Ctenitis - Dryopteridaceae

Ctenitis cirrhosa (Schumach.) Ching

Photo: P. Ballings
Zimbabwe

Photo: JE. Burrows
Zimbabwe

Photo: JE. Burrows
Zimbabwe

 

 

 

 

Synonyms

Aspidium cirrhosum Schumach.
Nephrodium cirrhosum (Schumach.) Baker
Dryopteris cirrhosa (Schumach.) Kuntze
Nephrodium welwitschii Baker
Dryopteris trachyrachis H. christ ex Bonap.

Common name

Description

Rhizome erect or ascending, rarely short creeping; rhizome scales 7-20 x 1-1.2 mm, entire but with few marginal gland-tipped protuberances, golden-brown, linear-attenuate to narrowly lanceolate in outline. Fronds tufted, erect to arching, thinly herbaceous. Stipe 20-50 cm long, straw-coloured above, darker at base, with dark brown scales with paler margins, linear-lanceolate, 3-10 x 0.1 mm. Lamina 2-pinnate - 2-pinnatifid, 25-100 × 30-44 cm, ovate-elongate to oblong-lanceolate in outline, acute, basal pinnae not reduced, apex gradually decrescent with more and more adnate segments. Pinnae alternate, narrowly oblong, attenuate, in 15-20+ pairs, the lowermost slightly smaller than the next pair up, minutely stalked (1-2 mm); pinnules up to 40 per pinna, very slightly falcate, sterile pinnules almost straight-sided, 20 x 4–5 mm, tip rounded, fertile pinnules spathulate, to 17 x 3 mm; margin entire, all margins with sparse transparent ± 0.8 mm long hairs; pinna costa and costule densely set with glandular hairs 0.3–0.9 mm long, tipped with orange gland that can be lost (i.e. diagnostic ctenitoid hairs), short white hairs on the veins on the upper surface and the costae & costules on the lower surface. Sori small c. 0.8 mm in diameter, round, 22-28 per lobe situated in 2 lines along the costules; indusia kidney shaped, 0.5 x 0.7 mm, brown, with minute hairs.

Notes

Could be confused with Amauropelta bergiana which has a subglabrous rhachis & stipe (C. cirrhosa has a lower stipe which is clothed in long brown scales) and a smaller and narrower rhizome.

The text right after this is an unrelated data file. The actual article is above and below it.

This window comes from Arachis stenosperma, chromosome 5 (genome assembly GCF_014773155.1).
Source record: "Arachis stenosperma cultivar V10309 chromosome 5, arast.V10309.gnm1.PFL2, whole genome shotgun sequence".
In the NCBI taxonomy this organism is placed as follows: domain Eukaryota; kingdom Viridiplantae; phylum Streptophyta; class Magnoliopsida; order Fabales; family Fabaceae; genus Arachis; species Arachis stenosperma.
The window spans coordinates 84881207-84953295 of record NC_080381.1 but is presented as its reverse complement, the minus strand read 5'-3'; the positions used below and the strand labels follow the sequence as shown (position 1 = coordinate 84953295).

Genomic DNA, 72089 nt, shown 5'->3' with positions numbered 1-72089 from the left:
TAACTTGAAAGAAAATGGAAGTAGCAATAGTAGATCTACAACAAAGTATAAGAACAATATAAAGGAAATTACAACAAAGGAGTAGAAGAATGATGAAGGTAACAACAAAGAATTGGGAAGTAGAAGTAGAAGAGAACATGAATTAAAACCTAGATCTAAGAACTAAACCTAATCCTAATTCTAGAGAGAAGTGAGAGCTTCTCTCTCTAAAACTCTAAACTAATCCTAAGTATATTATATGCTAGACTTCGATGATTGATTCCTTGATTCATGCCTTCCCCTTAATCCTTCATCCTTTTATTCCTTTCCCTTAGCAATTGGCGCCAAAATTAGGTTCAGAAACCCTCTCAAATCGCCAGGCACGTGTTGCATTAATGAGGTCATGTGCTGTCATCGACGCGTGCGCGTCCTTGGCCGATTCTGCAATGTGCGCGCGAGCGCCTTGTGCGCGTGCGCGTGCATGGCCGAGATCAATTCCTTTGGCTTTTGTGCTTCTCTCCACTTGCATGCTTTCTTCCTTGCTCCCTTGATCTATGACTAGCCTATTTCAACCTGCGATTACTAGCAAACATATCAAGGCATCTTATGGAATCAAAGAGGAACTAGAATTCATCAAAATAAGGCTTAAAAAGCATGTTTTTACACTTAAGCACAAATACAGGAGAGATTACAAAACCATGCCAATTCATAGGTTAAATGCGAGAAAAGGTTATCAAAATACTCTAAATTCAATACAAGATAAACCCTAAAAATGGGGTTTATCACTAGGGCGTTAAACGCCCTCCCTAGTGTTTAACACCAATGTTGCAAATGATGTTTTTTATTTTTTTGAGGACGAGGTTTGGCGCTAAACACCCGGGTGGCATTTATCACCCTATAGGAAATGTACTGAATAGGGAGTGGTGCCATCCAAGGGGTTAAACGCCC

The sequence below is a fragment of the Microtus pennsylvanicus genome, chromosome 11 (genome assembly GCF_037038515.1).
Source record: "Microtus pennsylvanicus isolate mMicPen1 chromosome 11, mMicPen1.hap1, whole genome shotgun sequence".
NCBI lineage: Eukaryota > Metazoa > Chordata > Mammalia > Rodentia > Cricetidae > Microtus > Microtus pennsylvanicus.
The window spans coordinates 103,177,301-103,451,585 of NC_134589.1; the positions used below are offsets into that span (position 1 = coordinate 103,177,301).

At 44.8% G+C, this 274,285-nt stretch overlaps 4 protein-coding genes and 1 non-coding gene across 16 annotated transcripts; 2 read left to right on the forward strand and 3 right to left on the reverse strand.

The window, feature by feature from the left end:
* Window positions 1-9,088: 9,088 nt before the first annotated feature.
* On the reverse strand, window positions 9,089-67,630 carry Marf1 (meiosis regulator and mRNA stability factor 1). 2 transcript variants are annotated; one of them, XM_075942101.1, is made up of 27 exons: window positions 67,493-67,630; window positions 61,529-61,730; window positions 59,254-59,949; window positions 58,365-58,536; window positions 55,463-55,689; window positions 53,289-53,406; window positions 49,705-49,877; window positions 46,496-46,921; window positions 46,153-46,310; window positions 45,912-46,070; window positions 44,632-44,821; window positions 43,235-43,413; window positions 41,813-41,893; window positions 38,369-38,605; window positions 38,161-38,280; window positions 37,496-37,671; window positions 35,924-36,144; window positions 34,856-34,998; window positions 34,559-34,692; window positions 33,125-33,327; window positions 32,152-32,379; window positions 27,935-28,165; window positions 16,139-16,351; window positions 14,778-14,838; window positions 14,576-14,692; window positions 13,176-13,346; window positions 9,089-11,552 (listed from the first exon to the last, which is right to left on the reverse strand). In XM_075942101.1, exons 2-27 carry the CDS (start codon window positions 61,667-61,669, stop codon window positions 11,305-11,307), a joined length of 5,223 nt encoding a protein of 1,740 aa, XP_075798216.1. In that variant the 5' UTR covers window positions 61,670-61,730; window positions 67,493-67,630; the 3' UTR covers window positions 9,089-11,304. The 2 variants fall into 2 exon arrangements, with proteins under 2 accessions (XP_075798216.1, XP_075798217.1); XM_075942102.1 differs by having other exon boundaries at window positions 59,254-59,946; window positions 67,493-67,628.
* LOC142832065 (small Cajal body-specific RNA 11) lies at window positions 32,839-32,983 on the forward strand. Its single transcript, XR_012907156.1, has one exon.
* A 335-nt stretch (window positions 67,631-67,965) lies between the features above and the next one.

Derivation

cirrhosa: bearing tendrils; referring to the long scales on the rhizome and stipe base.

Habitat

Deeply shaded forest floors and streambanks, in moist forest.

Distribution worldwide

Tropical Africa, Madagascar, Comoro and Mascarene Islands.

Distribution in Africa

Angola, Burundi, Cameroon, Central African Republic, Dem. Republic of Congo, Equatorial Guinea (incl. Bioko), Ethiopia, Ghana, Guinea, Guinea, Ivory Coast, Kenya, Liberia, Malawi, Mozambique, Sudan and South Sudan, Tanzania , Togo, Uganda, Zambia, Zimbabwe.

Growth form

Terrestrial.

Literature

  • Burrows, J.E. (1990) Southern African Ferns and Fern Allies. Frandsen, Sandton. Pages 322 - 324. (Includes a picture).
  • Duan et al. (2017) Taxonomic Revision of the Fern Genus Ctenitis (Dryopteridaceae) from Africa and the Western Indian Ocean No Access. Annals of Missouri Botanical Garden, 102 (1) Pages 27 - 29. (Includes a picture).
  • Jacobsen, W.B.G. (1983) The Ferns and Fern Allies of Southern Africa. Butterworths, Durban and Pretoria. Pages 453 - 454. (Includes a picture).
  • Kornas, J. (1979) Distribution and ecology of the Pteridophytes in Zambia. Polska Akademia Nauk Wydzial II Nauk Biologicznych. Page 106.
  • Roux, J.P. (2009) Synopsis of the Lycopodiophyta and Pteridophyta of Africa, Madagascar and neighbouring islands. Strelitzia 23, South African National Biodiversity Institute, Pretoria. Page 117.
  • Roux, J.P. (2001) Conspectus of Southern African Pteridophyta. Southern African Botanical Diversity Network Report, 13 Page 134.
  • Roux, J.P.; Shaffer-Fehre, M. & Verdcourt, B. (2007) Dryopteridaceae. Flora of Tropical East Africa, Pages 15 - 17. (Includes a picture).
  • Schelpe, E.A.C.L.E. (1970) Pteridophyta. Flora Zambesiaca, 0 Page 232. (Includes a picture).
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